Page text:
Enter your mobile number below and we'll send you a link to download the free Kindle App. Then you can start reading Kindle books on your smartphone, tablet, or computer - no Kindle device required.
Getting the download link through email is temporarily not available. Please check back later.
To get the free app, enter your mobile phone number.
Deep River Paperback – 1995
|New from||Used from|
Frequently Bought Together
Customers Who Bought This Item Also Bought
From Publishers Weekly
Copyright 1996 Reed Business Information, Inc.
From Library Journal
Paul E. Hutchison, Bellefonte, Pa.
Copyright 1995 Reed Business Information, Inc. --This text refers to the Hardcover edition.
Top Customer Reviews
Shusaku Endo is a Japanese Christian who writes challengely about his own faith. To me, the core of his message in "Deep River" is the universal nature of faith and the universal nature of God. He exists for all of us but we come to know Him through the religion of our culture. Thus the Hindus, Christians, Moslems, Buddhists, etc are all seeking the same ultimate oneness with God (i.e.; peace) but they are each traveling different paths outlined through them in a theology passed along through the millennia. To illustrate his point, Endu shows us the five seperate tales of redemption and has them all come to salvation at a Hindu holy site. God DOES work in mysterious ways.
India, where the ancient civilization flowered on the banks of the great river Indus, serves as the backdrop for the novel. Most of the events take place in Varanasi, on the banks of the river Ganges in the months of October-November 1984.Read more ›
Looking at a few quotes extracted from a dialogue between two Japanese characters in the novel will give you a sense of the encounters and re-encounters between individuals and the cross-cultural encounters, all of which are a strong feature of the play. In this dialogue which takes place in Paris, a Japanese woman talks to Otsu, one of the main characters who became a Christian early in his life in Japan.
The woman declares: "...It makes my teeth stand on edge just to think of you as a Japanese believing in this European Christianity nonsense." Otsu replies: "I've been here three years. For three years I have lived here and I have tired of the way people think. The ways of thinking that they've kneaded with their own hands and fashioend to meet the workings of their hearts..they're ponderous to an Asian like me. I can't blend in with them. And so everyday is hell for me...Read more ›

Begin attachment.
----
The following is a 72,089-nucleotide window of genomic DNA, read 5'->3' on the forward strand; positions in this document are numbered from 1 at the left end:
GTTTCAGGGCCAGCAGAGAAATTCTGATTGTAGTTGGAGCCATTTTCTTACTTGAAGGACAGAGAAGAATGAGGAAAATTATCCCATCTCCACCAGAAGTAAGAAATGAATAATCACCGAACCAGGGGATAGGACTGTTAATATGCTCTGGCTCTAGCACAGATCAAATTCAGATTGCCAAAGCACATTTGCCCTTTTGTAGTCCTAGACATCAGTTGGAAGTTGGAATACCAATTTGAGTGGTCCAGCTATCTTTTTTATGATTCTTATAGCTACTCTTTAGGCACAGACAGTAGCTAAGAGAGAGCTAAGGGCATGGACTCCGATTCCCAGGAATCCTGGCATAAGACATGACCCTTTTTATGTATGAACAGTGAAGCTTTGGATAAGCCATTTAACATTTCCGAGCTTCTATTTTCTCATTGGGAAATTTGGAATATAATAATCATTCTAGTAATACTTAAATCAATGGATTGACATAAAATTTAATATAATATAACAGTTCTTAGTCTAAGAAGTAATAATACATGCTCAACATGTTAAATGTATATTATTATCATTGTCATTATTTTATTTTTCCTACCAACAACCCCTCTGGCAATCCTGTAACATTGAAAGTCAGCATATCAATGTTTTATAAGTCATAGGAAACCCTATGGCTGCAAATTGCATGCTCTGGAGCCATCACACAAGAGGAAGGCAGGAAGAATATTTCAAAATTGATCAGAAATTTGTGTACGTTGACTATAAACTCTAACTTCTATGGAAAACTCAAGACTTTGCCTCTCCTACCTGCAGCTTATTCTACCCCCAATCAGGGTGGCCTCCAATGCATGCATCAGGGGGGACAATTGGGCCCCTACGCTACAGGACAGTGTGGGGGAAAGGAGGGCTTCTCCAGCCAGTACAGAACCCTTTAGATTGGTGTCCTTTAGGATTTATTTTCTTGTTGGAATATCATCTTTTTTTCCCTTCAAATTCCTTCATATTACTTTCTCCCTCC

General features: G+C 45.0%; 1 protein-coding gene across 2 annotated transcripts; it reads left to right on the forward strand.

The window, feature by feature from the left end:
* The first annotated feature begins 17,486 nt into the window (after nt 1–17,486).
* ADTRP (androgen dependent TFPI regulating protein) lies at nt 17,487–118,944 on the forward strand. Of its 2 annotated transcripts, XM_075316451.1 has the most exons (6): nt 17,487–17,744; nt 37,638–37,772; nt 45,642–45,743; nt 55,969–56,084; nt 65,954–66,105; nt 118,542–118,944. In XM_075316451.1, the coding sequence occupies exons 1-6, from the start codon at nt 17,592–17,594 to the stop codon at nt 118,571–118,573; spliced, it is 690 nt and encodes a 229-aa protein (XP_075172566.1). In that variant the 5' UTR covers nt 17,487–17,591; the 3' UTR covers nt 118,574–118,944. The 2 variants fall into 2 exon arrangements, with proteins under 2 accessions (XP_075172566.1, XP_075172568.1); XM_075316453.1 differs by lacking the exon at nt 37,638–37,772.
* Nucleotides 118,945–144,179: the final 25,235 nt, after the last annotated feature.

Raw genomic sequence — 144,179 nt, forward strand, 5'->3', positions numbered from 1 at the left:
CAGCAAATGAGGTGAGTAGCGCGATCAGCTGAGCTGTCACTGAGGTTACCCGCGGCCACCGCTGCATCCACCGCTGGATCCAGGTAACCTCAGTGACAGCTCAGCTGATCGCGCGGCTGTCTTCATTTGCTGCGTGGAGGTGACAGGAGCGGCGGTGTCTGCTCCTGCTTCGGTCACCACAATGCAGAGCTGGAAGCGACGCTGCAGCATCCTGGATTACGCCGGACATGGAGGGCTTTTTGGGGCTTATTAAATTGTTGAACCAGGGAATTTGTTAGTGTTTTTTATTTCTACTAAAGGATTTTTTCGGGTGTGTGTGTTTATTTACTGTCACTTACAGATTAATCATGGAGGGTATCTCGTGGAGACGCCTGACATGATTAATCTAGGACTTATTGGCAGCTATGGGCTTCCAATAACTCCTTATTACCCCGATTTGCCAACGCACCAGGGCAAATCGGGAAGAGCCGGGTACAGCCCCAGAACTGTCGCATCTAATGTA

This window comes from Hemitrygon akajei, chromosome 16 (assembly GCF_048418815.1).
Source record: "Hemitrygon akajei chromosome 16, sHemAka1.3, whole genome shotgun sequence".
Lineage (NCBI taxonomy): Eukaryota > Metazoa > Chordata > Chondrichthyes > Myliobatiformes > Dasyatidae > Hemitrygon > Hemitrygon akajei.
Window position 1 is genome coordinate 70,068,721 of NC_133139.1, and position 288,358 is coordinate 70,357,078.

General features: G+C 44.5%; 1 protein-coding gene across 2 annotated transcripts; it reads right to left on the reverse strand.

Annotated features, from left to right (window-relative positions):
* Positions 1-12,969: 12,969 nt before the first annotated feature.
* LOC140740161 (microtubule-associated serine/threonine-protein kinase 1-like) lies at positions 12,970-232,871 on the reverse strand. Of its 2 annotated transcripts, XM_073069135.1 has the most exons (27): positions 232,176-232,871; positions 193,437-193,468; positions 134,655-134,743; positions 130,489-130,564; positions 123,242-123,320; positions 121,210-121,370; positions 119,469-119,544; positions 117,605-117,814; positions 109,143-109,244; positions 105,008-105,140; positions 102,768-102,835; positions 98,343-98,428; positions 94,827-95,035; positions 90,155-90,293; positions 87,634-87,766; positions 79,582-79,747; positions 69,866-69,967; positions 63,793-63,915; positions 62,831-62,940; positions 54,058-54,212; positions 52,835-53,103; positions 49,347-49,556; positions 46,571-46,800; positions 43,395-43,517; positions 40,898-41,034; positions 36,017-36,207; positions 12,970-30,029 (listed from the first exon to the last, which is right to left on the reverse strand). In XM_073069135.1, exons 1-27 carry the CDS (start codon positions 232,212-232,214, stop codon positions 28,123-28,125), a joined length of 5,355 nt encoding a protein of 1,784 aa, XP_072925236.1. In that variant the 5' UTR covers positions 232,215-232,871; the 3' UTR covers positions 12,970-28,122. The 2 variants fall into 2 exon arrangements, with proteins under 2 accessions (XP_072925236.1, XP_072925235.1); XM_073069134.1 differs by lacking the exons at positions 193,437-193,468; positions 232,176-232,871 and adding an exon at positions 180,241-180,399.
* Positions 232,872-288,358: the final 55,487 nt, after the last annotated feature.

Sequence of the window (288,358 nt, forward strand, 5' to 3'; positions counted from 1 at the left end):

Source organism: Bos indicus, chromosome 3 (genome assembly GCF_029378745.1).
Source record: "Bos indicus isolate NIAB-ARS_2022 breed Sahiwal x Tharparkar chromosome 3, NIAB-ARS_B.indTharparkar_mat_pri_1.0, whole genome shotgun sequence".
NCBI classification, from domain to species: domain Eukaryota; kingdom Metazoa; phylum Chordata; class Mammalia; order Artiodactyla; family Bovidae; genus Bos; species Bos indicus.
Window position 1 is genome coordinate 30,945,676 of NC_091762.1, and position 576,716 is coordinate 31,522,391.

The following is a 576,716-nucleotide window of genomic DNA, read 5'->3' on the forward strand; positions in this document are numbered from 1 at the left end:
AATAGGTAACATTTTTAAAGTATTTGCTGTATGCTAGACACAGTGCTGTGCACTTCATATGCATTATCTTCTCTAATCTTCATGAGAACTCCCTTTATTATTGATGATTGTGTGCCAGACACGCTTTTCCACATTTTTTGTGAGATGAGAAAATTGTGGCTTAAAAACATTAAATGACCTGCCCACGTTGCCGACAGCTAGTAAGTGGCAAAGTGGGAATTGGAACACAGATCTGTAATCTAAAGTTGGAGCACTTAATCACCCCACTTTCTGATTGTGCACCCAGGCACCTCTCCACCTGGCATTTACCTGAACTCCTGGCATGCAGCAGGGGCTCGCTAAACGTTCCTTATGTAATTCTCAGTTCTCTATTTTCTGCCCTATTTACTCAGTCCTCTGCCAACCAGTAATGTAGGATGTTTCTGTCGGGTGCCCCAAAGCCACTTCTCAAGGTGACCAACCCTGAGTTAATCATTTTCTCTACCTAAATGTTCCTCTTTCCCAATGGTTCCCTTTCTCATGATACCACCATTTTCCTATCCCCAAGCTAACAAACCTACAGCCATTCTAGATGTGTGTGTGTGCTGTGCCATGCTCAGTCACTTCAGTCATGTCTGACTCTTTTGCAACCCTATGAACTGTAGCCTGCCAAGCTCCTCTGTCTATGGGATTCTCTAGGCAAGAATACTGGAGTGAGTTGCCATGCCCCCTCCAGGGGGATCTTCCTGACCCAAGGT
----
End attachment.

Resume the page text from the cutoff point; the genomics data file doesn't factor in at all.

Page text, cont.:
Most Recent Customer Reviews
I absolutely loved this book. It was a requirement for my Japanese Literature course and I'm very glad I got to read it. Read morePublished 3 months ago by Ashley
“You are a bad Catholic, Otsu!” the head of the order said sternly.
“But why can't God be both good and evil?” Otsu humbly persisted. “And why can't there be many Gods? Read more
Considered a seminal work, and perhaps it is. Endo offers Western Christians a rare glimpse into what it means to stand up for the Church in the midst of serious criticsPublished 9 months ago by ARP
Just finished reading this interesting book about Japanese tourists in India. It is interesting to learn how other cultures view each other. Read morePublished 20 months ago by ibo girl
I was disappointed in this book. I expected that the characters were going to have some kind of soul awakening in this book and in my opinion they didn't. Read morePublished 22 months ago by angela roberts
I bought this book to decide ir I wanted to take a short course about it. This book is the amazing story of 4 individuals, each with their own back story, going to India and the... Read morePublished on June 29, 2014 by Mary Reynolds